Jenny Gurev probably still has the scent of oranges on her.
The 17-year-old Sacramento high school senior was one of 70 United Synagogue Youth volunteers who helped pack oranges — 30,000 pounds of them — at the San Francisco Food Bank on Jan. 17.
It was part of her USY chapter’s third annual Mini Mission Mitzvah Day, one of scores of similar events hosted by synagogues and Jewish organizations across the Bay Area to mark Martin Luther King Jr. Day.
The holiday has evolved into a day of service for many faith communities. Pulpit exchanges, synagogue and beach cleanups, visits to senior residences and food donations all figured into the many activities organized by Jewish groups.
For Gurev, who serves as USY Northern California regional social action vice president, the orange packing project was both fun and useful. Teens packed two buses for the ride to San Francisco.
“There were huge bins of oranges,” she said. “By the end of two hours, we had boxed 30,000 pounds going to distribution sites.”
At San Jose’s Temple Emanu-El, more than 200 volunteers turned out for Mitzvah Day, the synagogue’s annual MLK Day service event. Bob Levy, chair of the tikkun olam committee, said activities included assembling hygiene kits for the homeless, making blankets for dogs at the Humane Society, serving dinner at a women’s shelter and visiting seniors at Chai House in San Jose.
“We had 20 volunteers and residents all playing board games,” Levy said. “There were some real Scrabble experts there.”
At the temple, a number of local nonprofits set up booths to share information about their work in the community. So many congregants showed up, Levy said new activities, such as temple cleanup projects, were created on the spot.
The Oshman Family JCC organized one of the community’s more ambitious Mitzvah Day schedules. The Jan. 18 itinerary included 32 volunteer opportunities, most held at the JCC and several off-site.
“Everyone was extremely enthusiastic,” noted JCC community engagement director Luba Palant, who said more than 900 people volunteered. “Every single room was taken over. In our theater we had four different projects at the same time.”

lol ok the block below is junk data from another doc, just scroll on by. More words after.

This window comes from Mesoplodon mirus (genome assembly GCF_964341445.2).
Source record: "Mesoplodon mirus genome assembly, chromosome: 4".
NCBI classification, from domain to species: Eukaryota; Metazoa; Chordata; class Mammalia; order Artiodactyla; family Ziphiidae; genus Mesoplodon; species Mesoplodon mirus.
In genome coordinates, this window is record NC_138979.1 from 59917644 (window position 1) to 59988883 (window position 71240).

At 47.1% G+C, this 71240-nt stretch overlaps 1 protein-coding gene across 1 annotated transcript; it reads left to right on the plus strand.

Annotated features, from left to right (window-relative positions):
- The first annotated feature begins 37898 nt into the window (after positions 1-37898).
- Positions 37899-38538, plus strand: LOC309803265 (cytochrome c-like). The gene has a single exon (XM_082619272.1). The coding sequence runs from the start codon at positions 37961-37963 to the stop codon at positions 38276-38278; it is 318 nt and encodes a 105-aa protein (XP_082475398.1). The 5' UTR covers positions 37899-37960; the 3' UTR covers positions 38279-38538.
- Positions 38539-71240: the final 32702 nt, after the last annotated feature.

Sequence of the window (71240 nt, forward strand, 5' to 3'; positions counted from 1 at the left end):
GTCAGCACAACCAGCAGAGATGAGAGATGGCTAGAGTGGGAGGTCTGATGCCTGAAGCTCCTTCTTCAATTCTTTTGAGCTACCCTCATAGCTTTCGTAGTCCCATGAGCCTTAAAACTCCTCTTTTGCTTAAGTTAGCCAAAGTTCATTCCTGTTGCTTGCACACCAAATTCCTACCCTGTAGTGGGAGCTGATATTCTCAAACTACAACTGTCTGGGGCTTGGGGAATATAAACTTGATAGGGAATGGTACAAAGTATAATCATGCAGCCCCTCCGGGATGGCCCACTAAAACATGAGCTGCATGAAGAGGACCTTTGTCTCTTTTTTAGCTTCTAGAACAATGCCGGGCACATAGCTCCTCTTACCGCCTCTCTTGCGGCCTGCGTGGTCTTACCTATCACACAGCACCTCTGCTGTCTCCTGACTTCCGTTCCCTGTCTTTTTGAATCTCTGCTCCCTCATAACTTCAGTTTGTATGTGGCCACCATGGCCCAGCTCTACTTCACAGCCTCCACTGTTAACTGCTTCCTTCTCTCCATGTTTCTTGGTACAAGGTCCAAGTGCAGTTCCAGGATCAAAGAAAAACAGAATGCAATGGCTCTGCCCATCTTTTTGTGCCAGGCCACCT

They tackled such projects as packing brown bag lunches for the homeless with HomeFirst, creating activity kits for patients at nearby Lucile Packard Children’s Hospital and visiting seniors at the Moldaw Residences’ memory care unit. Some of the younger volunteers made toys and pillows for shelter cats and dogs. Off-site, volunteers planted wildflower seeds on the ocean dunes and bluffs in Half Moon Bay, weeded nonnative species with Save the Bay in Oakland, and planted trees in East Palo Alto.
In the North Bay, Rabbi Lee Bycel of Congregation Beth Shalom of Napa Valley addressed an interfaith service at St. John the Baptist Catholic Church, reminding attendees that King himself was “about service to your community and making a difference.”
The service was followed by hundreds of volunteers from Beth Shalom and other houses of worship helping to restore oak woodlands, repair earthquake-damaged homes and plant vegetables at a local elementary school.
Back in the South Bay, volunteers with ENGAJ, a Jewish young adult organization sponsored by the Oshman Family JCC and Hillel at Stanford, painted the interior of the Edgewood Center for Children and Families in San Mateo, and assembled cabinets and shelves.
ENGAJ fellow Dolev Zaharony said it was an amazing experience for the volunteers. “We ended up staying a lot later because we were having fun,” he said. “At the end of the day you feel better because you actually did something, and you can see the change.”